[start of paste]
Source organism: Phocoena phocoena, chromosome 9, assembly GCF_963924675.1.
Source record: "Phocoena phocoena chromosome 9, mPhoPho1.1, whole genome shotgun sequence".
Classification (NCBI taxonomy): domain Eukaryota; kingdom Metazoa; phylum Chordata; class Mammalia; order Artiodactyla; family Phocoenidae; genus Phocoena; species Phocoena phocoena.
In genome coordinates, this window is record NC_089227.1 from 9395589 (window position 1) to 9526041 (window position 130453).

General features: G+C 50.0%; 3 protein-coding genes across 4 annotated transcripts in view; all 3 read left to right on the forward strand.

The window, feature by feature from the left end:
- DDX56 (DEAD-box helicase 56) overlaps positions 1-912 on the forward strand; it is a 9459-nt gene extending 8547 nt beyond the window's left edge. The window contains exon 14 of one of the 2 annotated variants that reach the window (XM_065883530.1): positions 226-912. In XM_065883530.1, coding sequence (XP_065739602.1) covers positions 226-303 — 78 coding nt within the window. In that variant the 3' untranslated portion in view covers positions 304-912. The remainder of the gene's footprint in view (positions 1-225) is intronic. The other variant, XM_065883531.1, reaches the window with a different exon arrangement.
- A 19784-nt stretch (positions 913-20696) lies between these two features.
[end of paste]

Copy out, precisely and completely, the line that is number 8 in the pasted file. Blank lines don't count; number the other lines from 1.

- A 19784-nt stretch (positions 913-20696) lies between these two features.